Before Game 3, I wrote:
ABC flashed an infographic in Game 1 with a daunting stat: the Warriors boast 123 games of Finals experience to the Celtics’ zero. The result of the opener may not have indicated that stark difference, but Game 2 could not have made it more clear. Golden State’s aging dynasty is attempting to hold off a surging youth movement in Boston.
With Klay Thompson, Steph Curry, and Draymond Green well in to their 30’s, they have a wealth of exposure to championship pressure. Six runs to The Finals over the last eight years will do that. Jayson Tatum, Jaylen Brown, and Marcus Smart are barely scratching the surface of their primes. Win or lose, this is only Year One.
Fast forward two games and that experience gap is looking wider and wider. On Monday night, the Warriors beat the Celtics 107-97 in Game 5, a contest that further highlighted just how much Boston has to learn from the three-time champions.
Even though the Celtics defense finally clamped down on Steph Curry (16 points on 7-for-22 shooting including missing all nine three-pointers), even though Boston shot 34% from behind the arc to Golden State’s 22%, and even though Brown (10) and Tatum (6) combined for more free three attempts than the entire Warriors team (15), they lost. And they didn’t just lose, they lost in what has become an annoyingly repeating re-run of Growing Pains.
Let’s start with the turnovers — all eighteen of them that lead to twenty-two Warriors points on the other end. The Celtics have won only one game this postseason where they’ve given up the ball sixteen or more times (Game 2 vs. the Bucks). Boston has credited Golden State and their second-best defense in the league, but that bugaboo belongs to them and they know it.
“We dropped the ball execution-wise,” Brown said. Brown, Tatum, and Marcus Smart combined for 13 turnovers with four in the fourth quarter.
“We gotta be better,” Tatum said. “We’re hard to beat when we don’t turn the ball over and clearly, we’re easy to beat when we do turn the ball over.”
Jayson Tatum wasn't giving the ball to Draymond pic.twitter.com/ISCTSTHjFh— Celtics on NBC Sports Boston (@NBCSCeltics) June 14, 2022
There’s also the missed free throws. The Celtics had thirteen fewer field goal attempts. Some of that is obviously fueled by the turnovers, but Boston, despite preaching a need to be even more aggressive hitting the paint and attacking the rim, took 31 free throws (in lieu of field goal attempts) in Game 5, their highest total in the series. Unfortunately, they missed ten in a ten-point loss.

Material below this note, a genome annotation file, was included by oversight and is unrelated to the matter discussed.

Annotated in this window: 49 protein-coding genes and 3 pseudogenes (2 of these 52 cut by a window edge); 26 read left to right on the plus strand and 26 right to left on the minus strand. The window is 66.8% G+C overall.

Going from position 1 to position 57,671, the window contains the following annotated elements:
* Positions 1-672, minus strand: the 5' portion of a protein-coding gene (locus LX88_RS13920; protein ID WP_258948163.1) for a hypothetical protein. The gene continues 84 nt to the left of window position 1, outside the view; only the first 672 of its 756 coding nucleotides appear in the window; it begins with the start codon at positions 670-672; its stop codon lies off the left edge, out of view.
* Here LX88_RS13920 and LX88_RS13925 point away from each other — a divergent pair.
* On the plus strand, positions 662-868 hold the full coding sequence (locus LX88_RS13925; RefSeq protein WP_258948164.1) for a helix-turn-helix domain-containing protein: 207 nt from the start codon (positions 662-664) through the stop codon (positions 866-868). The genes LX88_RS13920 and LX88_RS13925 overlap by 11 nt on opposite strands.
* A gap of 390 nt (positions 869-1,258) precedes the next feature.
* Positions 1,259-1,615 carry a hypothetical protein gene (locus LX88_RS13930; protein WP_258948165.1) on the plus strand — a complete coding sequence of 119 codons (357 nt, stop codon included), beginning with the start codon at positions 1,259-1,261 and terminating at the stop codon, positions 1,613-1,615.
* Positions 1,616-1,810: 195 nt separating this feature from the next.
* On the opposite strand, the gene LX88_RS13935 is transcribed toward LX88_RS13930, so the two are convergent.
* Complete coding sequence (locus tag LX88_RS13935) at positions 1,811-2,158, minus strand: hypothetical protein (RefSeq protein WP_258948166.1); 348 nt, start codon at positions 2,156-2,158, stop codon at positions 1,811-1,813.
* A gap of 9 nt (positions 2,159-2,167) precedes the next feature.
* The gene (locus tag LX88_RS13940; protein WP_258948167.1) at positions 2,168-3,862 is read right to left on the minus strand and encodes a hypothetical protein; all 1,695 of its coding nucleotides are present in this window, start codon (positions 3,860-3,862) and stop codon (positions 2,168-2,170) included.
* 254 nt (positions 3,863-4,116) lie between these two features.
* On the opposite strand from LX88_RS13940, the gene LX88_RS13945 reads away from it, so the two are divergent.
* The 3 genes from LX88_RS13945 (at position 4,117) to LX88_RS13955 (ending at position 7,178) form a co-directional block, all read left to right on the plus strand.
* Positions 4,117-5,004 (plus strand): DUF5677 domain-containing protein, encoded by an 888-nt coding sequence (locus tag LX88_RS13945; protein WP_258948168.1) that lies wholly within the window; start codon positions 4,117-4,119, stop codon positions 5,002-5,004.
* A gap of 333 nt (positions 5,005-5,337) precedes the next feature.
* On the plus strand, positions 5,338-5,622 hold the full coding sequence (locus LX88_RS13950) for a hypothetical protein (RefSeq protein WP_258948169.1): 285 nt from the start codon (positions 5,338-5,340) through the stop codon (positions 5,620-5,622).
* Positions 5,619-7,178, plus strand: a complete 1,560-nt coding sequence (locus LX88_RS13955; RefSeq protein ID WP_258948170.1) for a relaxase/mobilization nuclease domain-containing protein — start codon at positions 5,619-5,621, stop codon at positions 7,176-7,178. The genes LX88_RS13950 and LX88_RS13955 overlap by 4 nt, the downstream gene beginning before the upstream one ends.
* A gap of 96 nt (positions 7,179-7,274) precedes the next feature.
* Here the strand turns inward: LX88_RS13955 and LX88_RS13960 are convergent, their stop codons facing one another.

Some of that could be related to fatigue. Brown and Tatum logged 44+ minutes each. Neither sat in the third quarter when Boston outscored Golden State 35-24, including taking a 5-point lead; Smart and Robert Williams only missed 42 seconds.
“I wanted to be on the floor and Ime trusted me to be out there. Over the course of the game, we made some good plays,” Brown said. “We were in it. It just felt like we couldn’t get over the hump tonight.”
And while Boston was favored in the foul disparity (16-to-28), the team seemingly lost their cool several times during the game. Whether it was looking for calls on the offensive end or arguing fouls on defense, both the team and Udoka had several dustups with officials that led to two technicals on Udoka and Smart.
Ime Udoka got a technical foul here pic.twitter.com/7fO2kpRjJA— Celtics on NBC Sports Boston (@NBCSCeltics) June 14, 2022
With half a second left on the clock in the first quarter, Udoka was livid after a Williams foul on Andrew Wiggins. Official Marc Davis whistled Udoka for being out of the coach’s box, but per Udoka, Tony Brothers “didn’t like how I pointed at him.” Later in the 4th, Smart picked up another technical from Josh Tiven.
“Not our best moment. We’ve been able to fend those things off throughout the playoffs,” Al Horford said. “For whatever reason, tonight, I feel like it got to us.”
So now, the Celtics head into Game 6 in a do-or-die situation looking to book a return trip to the Bay. Despite their inexperience, Boston is still confident that they can take advantage of this opportunity and win a championship.
“You’re faith gotta be at an all-time high. Our faith gotta continue to be there,” Brown said of his confidence facing an elimination game on Thursday. “We gotta play as a team, as a unit. All season long, it’s kinda been us vs. everybody.”